In the jungles of Indonesia dwells a tiny member of the deer family called a mouse deer. Its Indonesian name is Kancil (CAN-chill). Because it is so tiny—no higher than two or three feet—and because it provides a delicious snack for such jungle inhabitants as the tiger, crocodile, or panther, it has to rely on its intelligence to outsmart these large predators in order to survive.

One afternoon while ambling down a jungle trail to the river Ciliwong (CHEE-lee-wong) to quench her thirst, Kancil overheard two crocodiles talking quietly together.

“Wait here, my darling,” Buaya (crocodile) whispered with clacking jaws. “When Kancil comes down to drink, I’ll grab her and we’ll share a tender snack. Just wait and see how I trick her.”

Buaya’s girl friend floated on the Ciliwong, her beady eyes and nostrils barely above the water. She was terribly hungry and could hardly wait for her snack.

Buaya waddled up onto the shore, tucked his feet under him, and hid his long tale-telling snout with the razor-sharp teeth underneath a pile of rotting leaves. He was sure he looked like a fallen tree trunk.

No sooner was he settled than Kancil stepped daintily into view, her large eyes rolling from left to right, her short tail trembling nervously.

Buaya’s mouth watered, and he worked even harder at looking like an uprooted tree.

“Oh, my!” Kancil called out loud. “That tree must have fallen down during the night. It wasn’t here yesterday!”

“Let’s see now …” Kancil said, pondering. “If you really are a dead tree, turn around. But if you are a crocodile, lie still!”

At her first words Buaya started to move, then he realized his mistake. Too late! Kancil quickly retreated into the jungle, while Buaya’s girl friend laughed. “Fooled by a dumb mouse deer,” she sneered. “I’m going to find myself another boyfriend!” She dived into the river and Buaya never saw her again.

During the monsoon when heavy rains swelled the Ciliwong, a monkey PLOPPED in front of Kancil while she was nibbling on tender young liana leaves. Kancil reared back on her tiny hooves and her large eyes rolled wildly. “Why scare me so, Monyét (monkey)!” she cried.

“Hurry, Kancil,” Monyét urged, “your grandmother is gravely ill. She wishes to see her family one more time. I’ve just risked my life leaping from branch to branch over the Ciliwong to find you. Hurry, before the river bandjirs (floods).”

Kancil dashed toward the Ciliwong, but the fast-rising waters were already touching the upper banks. Her familiar stepping boulders were hidden under the rushing waters. How was she to get across to her seriously ill grandmother?

Just then a large tree trunk, felled by the storms, came floating by and halted in a whirling eddy at the river’s edge.

Kancil lifted one tiny hoof to see if the trunk were solid. Then she noticed nostrils and beady eyes. She stepped back and did some quick thinking. “Hello there, Buaya!” she shouted over the roaring river.

Buaya’s piercing eyes never left Kancil. He had not forgotten his humiliating defeat in front of his girl friend and this time he vowed he’d get even.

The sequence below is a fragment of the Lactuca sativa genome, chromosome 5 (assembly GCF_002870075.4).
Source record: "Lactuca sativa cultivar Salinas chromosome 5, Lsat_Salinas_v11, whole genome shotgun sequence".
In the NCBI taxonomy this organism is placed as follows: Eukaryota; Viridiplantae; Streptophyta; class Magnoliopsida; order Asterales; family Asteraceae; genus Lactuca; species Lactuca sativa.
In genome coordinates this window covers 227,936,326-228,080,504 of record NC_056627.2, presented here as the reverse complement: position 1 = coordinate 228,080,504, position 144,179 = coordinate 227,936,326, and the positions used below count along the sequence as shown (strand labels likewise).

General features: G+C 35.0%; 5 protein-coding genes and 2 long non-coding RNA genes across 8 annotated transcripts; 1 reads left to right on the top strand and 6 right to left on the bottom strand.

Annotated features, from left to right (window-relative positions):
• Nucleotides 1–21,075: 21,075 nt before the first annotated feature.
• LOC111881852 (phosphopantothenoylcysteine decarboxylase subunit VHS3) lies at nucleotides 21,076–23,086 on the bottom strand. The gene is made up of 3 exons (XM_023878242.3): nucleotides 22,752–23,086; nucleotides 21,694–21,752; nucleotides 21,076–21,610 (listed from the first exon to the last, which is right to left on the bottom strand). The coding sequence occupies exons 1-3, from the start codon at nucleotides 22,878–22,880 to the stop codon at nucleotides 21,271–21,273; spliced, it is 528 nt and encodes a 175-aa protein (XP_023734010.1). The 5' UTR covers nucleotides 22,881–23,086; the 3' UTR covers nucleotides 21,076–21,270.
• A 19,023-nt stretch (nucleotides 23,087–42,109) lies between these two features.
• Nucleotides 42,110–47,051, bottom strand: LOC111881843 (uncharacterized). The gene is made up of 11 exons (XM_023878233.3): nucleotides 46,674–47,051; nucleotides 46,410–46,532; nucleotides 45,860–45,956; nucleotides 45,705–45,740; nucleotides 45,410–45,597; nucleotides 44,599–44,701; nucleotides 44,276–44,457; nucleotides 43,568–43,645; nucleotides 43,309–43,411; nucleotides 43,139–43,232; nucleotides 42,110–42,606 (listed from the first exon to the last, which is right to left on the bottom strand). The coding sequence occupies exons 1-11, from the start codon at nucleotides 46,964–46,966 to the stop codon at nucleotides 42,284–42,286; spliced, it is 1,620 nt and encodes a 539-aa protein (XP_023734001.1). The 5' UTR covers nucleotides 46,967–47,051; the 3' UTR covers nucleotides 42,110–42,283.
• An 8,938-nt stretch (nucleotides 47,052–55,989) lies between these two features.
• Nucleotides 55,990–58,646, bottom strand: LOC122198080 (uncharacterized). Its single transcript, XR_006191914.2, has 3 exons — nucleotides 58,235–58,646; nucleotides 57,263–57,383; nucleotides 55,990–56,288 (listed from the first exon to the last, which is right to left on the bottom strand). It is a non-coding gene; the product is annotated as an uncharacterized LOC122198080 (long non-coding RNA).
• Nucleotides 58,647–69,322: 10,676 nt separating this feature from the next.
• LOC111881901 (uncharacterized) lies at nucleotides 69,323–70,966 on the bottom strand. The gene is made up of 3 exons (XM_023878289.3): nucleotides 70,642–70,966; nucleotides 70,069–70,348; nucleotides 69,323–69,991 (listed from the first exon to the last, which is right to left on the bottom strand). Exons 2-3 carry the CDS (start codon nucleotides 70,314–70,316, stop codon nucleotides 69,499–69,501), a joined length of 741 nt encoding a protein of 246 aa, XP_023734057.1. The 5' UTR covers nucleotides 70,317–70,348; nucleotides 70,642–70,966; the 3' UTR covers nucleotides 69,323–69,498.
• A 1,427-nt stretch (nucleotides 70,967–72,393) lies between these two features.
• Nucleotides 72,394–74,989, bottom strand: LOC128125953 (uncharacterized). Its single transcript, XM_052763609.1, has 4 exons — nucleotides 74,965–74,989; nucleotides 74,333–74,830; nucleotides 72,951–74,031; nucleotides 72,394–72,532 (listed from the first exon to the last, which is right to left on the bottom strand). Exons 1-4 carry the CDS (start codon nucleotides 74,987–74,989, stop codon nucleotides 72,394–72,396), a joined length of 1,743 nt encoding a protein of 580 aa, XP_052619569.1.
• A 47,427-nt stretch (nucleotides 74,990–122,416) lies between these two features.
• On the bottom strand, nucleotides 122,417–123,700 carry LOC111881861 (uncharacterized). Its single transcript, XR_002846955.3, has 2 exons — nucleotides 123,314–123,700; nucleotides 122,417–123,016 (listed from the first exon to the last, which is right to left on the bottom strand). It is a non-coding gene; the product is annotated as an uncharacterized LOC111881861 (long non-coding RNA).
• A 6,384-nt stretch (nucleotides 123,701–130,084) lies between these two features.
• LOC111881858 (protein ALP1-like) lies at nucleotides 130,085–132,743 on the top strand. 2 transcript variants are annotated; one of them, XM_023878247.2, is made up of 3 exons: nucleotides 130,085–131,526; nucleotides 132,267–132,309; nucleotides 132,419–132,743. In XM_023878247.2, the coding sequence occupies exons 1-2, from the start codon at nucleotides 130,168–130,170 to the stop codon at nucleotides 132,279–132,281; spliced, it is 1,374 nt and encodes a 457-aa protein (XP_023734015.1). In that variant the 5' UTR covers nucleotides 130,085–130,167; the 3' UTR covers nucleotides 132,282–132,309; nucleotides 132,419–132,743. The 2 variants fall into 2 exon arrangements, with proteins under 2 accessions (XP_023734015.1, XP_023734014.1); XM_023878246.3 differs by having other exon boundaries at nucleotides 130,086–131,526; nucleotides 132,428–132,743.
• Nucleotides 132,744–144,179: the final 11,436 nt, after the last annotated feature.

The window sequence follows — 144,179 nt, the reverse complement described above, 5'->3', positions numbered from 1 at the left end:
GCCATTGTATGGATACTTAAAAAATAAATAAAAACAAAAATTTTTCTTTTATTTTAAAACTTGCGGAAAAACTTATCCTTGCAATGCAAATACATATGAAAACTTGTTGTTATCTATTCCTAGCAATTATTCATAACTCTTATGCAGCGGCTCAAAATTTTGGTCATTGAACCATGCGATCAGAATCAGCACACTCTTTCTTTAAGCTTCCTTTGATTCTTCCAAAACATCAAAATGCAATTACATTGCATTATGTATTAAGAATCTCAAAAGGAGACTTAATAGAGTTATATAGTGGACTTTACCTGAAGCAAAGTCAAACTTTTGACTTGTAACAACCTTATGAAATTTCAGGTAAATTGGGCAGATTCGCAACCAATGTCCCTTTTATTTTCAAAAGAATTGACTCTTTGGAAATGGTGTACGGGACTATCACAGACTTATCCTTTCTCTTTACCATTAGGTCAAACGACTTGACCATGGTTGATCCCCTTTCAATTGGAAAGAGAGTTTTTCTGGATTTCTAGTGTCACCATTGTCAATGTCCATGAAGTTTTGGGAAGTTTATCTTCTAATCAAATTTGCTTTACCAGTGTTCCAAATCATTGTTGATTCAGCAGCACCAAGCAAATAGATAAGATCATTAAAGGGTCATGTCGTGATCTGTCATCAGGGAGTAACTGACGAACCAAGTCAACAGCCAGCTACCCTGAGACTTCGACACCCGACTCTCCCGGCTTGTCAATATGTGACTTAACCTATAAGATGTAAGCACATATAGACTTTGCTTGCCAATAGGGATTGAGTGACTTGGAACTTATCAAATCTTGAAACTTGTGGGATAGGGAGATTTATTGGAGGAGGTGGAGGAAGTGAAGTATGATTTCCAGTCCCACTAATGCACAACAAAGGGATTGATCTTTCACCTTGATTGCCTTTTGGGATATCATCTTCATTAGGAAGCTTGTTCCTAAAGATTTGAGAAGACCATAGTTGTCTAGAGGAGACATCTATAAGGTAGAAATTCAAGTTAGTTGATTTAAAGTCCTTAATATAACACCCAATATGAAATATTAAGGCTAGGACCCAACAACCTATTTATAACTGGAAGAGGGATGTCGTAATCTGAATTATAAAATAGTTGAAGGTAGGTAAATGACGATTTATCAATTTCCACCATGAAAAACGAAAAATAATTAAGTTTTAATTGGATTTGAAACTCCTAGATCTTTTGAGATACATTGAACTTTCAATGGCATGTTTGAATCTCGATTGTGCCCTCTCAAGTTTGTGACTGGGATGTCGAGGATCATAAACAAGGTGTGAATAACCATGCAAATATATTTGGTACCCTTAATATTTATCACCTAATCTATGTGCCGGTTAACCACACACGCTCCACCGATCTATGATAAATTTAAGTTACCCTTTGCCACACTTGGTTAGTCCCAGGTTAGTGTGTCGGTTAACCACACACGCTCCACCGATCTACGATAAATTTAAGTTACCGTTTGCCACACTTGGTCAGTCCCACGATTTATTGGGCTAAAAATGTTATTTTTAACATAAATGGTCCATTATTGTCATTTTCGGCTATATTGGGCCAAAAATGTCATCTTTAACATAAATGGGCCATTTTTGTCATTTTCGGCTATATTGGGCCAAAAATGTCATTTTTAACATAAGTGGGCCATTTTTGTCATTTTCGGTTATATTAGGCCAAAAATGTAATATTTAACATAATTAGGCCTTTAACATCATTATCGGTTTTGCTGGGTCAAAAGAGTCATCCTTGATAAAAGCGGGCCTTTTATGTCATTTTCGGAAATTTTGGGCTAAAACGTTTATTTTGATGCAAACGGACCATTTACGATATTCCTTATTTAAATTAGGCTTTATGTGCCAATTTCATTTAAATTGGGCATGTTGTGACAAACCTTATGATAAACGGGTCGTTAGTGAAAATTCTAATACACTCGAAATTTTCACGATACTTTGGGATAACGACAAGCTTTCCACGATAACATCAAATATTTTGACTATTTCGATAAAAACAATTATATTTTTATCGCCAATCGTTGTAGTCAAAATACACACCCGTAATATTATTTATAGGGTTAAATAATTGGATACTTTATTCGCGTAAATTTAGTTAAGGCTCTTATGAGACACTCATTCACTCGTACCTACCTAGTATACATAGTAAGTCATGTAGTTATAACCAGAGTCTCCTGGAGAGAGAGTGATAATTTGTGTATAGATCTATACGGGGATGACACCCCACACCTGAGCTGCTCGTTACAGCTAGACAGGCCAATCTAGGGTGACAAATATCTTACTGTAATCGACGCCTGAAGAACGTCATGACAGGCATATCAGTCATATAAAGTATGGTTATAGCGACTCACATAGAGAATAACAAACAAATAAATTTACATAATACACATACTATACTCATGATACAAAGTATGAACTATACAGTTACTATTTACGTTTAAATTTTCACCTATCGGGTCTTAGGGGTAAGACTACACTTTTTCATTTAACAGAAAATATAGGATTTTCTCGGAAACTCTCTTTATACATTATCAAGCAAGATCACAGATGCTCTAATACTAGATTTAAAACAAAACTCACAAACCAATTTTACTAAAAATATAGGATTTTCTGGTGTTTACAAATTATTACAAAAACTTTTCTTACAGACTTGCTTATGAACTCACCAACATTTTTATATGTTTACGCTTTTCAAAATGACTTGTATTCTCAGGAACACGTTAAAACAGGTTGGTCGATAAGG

“Guess what I just heard!” Kancil shouted even louder.

Buaya only stared, hoping to lure her into the water.

“Monyét claims the Kancil family far outnumbers the Buaya family!”

“Impossible!” cried Buaya, his eyes looking even beadier. “The Buaya family has always outnumbered every family in the jungle.”

“Monyét says there are more of us than you!” Kancil switched her short tail while keeping a wary eye on Buaya.

“‘Tis a lie!” Buaya’s tail slapped the water in disgust.

“Ask Monyét!”

Buaya’s eyes searched the tree branches overhanging the Ciliwong, but Monyét was nowhere to be seen.

“Why don’t you call all your family members together and I’ll call mine. In an hour we’ll meet again and count them and get this over with once and for all!” Kancil shouted.

Kancil had to make her preposterous proposal twice because Buaya never quite trusted her. But Kancil’s eyes looked so big and anxious and sincere that Buaya dove into the river and within half an hour was back with sisters, brothers, uncles, aunts, cousins, nephews, nieces, grandparents, and other distant relatives.

When Buaya saw only Kancil on the riverbank, his tail slapped the water. “Where’s your family?” he shouted.

“On the other side. I sent Monyét to tell them about our argument, and they’ll be waiting to be counted. In the meantime let’s start counting the Buaya family.” Kancil continued smoothly, “You line up side by side in rows across the river and I’ll count you. When I’m finished, you shall count my family.”

The crocodiles lined up side by side, feet touching, and Kancil jumped from back to back, counting, “1, 2, 3, …” until she reached 207. Then she jumped onto the shore. “Thank you friends!” she shouted, making a curtsy by bending one slender hoof under her tiny body, “for making a bridge. I was in desperate need to get across!”

All the crocodiles’ tails churned the muddy river into a bandjir that overflowed the banks for miles. But Kancil ran ahead of the spreading flood till she was safe with her grandmother.

Illustrated by Doug Roy